LEC 1 - as well as environmental factors affect...

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Genetic factors and mental disorders Adoption studies Adoption studies are used less frequently than twin studies, but are crucial in researching such conditions as schizophrenia and alcoholism. Studies of schizophrenia done in Denmark, for example, showed that the frequency of schizophrenia was 16% in the biological relatives of patients with schizophrenia who had been adopted as infants, compared with 1.8% in the adoptive relatives and the relatives of a group of adopted children who did not have schizophrenia. Family studies Family studies are important tools for evaluating environmental effects on children with genetic disorders— and also for evaluating the impact of the disorder on the family environment. Family studies have indicated that families may develop problems in response to a child's illness as well as affecting the child's prognosis for recovery. Family factors fall into three categories: shared genetic material; shared environment; and nonshared environment. These three categories are complicated, however, by the fact that genetic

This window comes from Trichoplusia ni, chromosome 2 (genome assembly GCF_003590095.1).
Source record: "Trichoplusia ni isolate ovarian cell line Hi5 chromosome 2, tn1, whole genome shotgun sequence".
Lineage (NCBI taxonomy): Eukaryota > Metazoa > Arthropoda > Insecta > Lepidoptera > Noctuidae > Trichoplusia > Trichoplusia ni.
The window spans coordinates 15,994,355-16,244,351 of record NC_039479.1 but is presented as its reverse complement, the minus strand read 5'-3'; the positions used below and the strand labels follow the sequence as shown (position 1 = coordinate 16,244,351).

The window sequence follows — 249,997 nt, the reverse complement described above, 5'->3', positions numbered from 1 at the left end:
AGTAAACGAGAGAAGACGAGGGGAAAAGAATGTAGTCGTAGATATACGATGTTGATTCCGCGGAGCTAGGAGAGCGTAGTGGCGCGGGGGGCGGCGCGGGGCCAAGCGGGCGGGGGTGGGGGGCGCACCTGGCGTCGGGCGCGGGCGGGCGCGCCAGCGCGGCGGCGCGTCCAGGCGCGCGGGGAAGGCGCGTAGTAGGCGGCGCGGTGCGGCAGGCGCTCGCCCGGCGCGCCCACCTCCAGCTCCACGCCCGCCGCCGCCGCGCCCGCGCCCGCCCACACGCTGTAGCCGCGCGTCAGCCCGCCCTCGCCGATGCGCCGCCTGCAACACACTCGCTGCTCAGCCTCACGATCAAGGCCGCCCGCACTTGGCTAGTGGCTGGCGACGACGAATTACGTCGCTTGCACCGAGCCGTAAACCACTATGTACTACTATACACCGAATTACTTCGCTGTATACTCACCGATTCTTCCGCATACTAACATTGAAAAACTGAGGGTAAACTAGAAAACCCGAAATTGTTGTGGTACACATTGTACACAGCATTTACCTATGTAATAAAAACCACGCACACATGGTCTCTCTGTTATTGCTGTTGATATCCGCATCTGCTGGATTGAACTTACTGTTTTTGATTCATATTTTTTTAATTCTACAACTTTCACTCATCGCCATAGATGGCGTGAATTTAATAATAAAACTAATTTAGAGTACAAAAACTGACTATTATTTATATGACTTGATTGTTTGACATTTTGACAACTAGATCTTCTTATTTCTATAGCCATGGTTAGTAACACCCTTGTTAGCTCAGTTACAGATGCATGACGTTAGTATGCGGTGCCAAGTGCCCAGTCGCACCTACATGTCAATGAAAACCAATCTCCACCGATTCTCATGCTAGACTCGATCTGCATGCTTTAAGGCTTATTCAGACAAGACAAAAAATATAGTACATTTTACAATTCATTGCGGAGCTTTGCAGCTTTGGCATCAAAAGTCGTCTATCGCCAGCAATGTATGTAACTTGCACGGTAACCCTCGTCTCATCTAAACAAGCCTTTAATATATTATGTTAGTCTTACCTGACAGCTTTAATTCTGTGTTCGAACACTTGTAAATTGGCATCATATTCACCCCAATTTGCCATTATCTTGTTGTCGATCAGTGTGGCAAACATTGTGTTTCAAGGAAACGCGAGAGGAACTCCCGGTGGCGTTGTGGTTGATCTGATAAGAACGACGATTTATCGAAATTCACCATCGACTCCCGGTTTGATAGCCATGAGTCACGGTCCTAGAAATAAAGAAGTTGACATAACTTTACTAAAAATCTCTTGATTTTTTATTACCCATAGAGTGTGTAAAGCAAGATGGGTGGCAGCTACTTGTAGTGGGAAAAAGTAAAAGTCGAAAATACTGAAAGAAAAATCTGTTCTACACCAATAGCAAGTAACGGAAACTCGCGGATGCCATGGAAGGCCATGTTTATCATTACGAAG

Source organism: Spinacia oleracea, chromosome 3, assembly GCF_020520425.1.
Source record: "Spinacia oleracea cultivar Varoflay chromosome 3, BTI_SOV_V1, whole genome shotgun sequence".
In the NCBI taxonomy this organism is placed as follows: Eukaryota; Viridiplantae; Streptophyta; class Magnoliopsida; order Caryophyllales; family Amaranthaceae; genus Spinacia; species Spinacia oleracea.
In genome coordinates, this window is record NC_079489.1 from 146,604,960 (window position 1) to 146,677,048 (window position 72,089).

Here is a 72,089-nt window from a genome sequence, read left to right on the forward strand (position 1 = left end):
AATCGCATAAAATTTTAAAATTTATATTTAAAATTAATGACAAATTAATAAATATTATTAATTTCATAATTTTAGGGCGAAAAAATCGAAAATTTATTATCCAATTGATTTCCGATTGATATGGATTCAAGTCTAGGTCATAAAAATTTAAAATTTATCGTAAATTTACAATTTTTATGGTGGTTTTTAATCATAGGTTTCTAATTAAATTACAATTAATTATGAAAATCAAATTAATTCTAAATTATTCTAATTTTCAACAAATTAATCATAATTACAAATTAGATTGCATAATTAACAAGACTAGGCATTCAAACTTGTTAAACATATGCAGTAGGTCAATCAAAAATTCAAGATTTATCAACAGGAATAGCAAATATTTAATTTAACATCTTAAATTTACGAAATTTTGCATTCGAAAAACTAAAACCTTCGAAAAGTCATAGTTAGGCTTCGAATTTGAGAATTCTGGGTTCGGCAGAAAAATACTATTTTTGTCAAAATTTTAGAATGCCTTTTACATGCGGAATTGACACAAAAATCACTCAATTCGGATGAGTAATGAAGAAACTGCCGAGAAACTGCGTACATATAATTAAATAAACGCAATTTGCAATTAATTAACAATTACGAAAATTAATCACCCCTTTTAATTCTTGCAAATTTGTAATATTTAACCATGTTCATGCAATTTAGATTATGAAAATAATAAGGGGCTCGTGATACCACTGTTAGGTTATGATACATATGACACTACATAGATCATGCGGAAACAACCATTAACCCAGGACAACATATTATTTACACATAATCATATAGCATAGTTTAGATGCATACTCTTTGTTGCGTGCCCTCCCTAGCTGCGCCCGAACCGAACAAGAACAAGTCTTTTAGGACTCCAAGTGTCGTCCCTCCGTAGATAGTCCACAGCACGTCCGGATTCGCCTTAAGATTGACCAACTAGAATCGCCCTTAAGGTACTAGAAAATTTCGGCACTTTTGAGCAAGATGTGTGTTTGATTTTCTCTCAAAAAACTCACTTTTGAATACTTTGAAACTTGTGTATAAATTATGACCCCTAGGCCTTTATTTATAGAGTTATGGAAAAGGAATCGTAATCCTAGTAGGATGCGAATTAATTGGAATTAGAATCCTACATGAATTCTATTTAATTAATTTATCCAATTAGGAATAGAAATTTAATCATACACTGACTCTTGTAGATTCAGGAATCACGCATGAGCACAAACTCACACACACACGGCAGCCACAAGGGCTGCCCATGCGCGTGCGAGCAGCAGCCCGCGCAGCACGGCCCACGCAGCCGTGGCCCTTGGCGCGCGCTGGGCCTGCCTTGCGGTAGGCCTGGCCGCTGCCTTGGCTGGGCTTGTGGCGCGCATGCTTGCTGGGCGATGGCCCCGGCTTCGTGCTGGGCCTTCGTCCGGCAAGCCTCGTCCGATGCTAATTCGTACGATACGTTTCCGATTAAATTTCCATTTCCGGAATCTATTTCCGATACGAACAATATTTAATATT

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Unformatted text preview: as well as environmental factors affect interactions between parents and children. For example, a parent's behavior toward a child diagnosed with depression is partly shaped by the parent's genetic vulnerability to depression. In general, much of the impact of a family's environment on a child with a mental disorder is due to nonshared rather than shared interactions. A clinical research measurement called expressed emotion, or EE, originally developed to study young adults with schizophrenia, is now used to study families with younger children with mental disorders. EE measures three primary aspects of family members' attitudes toward the child with the illness: criticism, hostility, and emotional overinvolvement. A growing number of research studies indicate that EE is a good predictor of the outcome of the child's illness; high EE is a marker of a more difficult course of the disorder and a poorer prognosis....
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